Marcus Smith and Drew Murray both know a thing or two about grey-brown shooters. The two are creative director and game director respectively at Insomniac Games, where they worked on the Resistance series. The studio's new game could not be a bigger departure from that franchise. Where Resistance was a bleak struggle for human survival against an alien invasion, Sunset Overdrive is a punk frenzy of colour and noise.

In Sunset City, 2027, a new energy drink has been rushed to market by a malevolent corporation called Fizzco. Unfortunately for the citizens of Sunset, the highly addictive Overcharge Delirium XT turns anyone who slurps it down into a slavering mutant. You are a survivor, formerly a deadbeat in a dead end job, now an inheritor of the Earth in what Insomniac styles as "the awesomepocalypse". The story is pure schlock, but pretty quickly it gets out of the way.

The radical shift in tone for Murray and Smith is derived from their personal lives, says the latter. When the two dreamed up Resistance, they were both about to become fathers for the first time, something that Smith says gave the pair a sense of impending dread. After the two became parents and the world didn't end, the thought of doing another game with a dour palette no longer appealed, explained Smith.

Unsurprisingly, apocalypses are usually portrayed as terrifying and bleak, but Insomniac wanted to flip it on its head and take a new perspective: instead of being the end, they wanted to see it as a new beginning. The game's loud punk rock couture fits into that: in Insomniac's apocalypse, you can finally be who you want to be - as long as who you want to be looks like a Burning Man attendee.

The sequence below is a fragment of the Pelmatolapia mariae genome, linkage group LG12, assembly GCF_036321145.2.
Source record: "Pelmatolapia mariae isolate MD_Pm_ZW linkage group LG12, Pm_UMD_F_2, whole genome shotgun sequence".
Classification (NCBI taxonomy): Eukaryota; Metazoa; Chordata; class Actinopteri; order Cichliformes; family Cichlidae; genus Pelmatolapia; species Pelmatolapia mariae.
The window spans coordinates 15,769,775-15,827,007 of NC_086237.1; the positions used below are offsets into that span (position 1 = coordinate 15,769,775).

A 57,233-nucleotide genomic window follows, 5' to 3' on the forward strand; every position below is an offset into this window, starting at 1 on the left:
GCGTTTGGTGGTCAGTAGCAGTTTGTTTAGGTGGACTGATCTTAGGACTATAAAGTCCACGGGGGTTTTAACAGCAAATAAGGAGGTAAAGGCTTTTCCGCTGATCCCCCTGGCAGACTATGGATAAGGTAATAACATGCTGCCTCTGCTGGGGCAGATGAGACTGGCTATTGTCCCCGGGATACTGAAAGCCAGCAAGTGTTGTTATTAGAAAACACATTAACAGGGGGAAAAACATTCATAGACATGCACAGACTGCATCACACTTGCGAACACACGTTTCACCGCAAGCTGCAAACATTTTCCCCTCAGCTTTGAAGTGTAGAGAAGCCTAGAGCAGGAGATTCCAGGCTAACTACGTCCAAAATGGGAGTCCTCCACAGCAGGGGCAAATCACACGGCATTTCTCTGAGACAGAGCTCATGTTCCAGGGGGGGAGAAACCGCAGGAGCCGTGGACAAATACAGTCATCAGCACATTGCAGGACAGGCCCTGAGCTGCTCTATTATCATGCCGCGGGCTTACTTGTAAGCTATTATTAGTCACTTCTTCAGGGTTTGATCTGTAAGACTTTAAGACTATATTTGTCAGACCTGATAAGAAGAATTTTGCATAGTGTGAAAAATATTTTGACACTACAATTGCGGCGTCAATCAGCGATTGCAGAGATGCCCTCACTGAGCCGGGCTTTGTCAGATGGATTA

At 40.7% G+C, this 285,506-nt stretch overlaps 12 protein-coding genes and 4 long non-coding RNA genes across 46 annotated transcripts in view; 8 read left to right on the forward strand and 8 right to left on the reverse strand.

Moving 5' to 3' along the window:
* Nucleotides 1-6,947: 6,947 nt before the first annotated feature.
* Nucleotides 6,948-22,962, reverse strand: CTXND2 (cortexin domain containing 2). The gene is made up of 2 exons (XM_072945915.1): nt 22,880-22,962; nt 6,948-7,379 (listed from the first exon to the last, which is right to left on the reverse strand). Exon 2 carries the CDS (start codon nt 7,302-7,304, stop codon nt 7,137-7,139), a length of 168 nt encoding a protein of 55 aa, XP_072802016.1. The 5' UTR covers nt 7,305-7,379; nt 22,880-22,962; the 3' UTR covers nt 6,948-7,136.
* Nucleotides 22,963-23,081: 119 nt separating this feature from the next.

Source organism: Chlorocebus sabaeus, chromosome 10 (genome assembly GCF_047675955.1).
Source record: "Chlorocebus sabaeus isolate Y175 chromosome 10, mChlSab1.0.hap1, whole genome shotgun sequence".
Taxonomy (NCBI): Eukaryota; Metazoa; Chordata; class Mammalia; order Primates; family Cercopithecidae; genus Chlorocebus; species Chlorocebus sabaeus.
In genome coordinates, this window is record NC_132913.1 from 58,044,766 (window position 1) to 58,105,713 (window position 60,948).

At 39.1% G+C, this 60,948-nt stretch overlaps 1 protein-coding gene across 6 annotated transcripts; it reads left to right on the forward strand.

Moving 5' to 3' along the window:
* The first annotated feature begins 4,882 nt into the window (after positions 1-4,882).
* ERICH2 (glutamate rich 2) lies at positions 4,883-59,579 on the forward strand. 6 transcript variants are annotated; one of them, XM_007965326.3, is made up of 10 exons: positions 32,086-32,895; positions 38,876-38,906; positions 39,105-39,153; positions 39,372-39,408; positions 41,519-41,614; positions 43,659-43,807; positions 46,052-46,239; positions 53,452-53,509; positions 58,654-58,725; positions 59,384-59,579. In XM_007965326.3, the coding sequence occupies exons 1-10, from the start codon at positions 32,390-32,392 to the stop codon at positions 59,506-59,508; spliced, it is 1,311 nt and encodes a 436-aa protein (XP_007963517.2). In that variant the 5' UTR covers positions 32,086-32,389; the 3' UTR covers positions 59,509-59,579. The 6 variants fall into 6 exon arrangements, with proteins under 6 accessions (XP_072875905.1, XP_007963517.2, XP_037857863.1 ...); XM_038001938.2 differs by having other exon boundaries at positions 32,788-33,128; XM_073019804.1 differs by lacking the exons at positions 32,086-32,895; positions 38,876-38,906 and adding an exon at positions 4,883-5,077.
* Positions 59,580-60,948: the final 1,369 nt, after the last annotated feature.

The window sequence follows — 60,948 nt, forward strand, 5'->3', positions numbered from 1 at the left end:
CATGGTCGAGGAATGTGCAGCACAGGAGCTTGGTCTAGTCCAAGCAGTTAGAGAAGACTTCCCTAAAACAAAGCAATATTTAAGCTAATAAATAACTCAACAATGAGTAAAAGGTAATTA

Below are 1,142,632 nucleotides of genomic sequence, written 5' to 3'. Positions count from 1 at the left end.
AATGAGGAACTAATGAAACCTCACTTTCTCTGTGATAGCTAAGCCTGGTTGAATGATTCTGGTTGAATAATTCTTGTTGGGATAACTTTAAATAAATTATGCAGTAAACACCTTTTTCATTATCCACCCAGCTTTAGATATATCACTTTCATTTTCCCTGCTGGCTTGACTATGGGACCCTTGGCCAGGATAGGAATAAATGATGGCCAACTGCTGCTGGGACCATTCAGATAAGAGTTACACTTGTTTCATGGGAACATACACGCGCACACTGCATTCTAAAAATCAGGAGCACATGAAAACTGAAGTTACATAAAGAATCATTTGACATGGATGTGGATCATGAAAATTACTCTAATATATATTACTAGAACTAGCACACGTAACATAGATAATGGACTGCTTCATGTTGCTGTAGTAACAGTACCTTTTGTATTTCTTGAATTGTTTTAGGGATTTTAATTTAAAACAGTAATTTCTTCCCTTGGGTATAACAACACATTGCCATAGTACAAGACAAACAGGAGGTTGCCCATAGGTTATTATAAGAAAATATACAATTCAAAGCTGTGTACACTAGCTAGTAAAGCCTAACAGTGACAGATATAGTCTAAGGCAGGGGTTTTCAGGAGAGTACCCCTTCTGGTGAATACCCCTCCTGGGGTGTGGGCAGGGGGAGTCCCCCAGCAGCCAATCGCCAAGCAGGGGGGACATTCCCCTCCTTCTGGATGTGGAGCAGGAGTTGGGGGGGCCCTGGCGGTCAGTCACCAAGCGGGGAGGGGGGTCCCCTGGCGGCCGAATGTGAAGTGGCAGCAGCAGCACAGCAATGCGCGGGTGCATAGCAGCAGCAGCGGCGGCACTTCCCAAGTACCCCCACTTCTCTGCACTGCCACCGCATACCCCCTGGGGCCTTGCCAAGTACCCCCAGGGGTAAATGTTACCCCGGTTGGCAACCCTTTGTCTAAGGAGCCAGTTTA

E3: Sunset Overdrive first impressions
E3: Sunset Overdrive first impressions
E3: Sunset Overdrive first impressions

To survive in the awesomepocalypse and take down Fizzco, players will need to work with other motley survivor enclaves such as the Troop Bushido, adult "adventure scouts" who barricaded themselves in the Japanese Heritage Museum when the mutants first appeared. In time they've come to fetishise Japanese culture and the Bushido warrior code. Then there's the Fargarths, emotionally damaged live-action roleplayers who believe the monsters are the materialisation of their roleplaying game.

Sunset Overdrive is all about velocity and aggression, says Murray. If the last generation was all about rooms full of waist high boxes to take cover behind, Insomniac hopes this generation will be about speed and ability. In Sunset City, players can grind run, jump wall run and pole swing almost indefinitely. Insomniac wants Sunset City to be a playground. Players who don't keep moving will quickly be overwhelmed by mutants.

The weapons are equally colourful. The "One-Handed Dragon" is a firework that explodes in dragon heads and sets mutants alight. Then there's the "High Fidelity", a gun that fires 12-inch vinyl records, which can themselves ricochet off surfaces.

The combination of these two facets creates Sunset Overdrive's core gameplay, and it's every bit as fun to play as it sounds. Think a skateboarding game in which you're also splattering mutants. A "Style Meter" is designed to reward successful run-and-gunning. By filling the meter, players will be able to unleash Amps, special abilities collected throughout the game. In Sunset Overdrive, fun trumps realism.

Sunset Overdrive is exclusive to Xbox One. It comes out on October 28.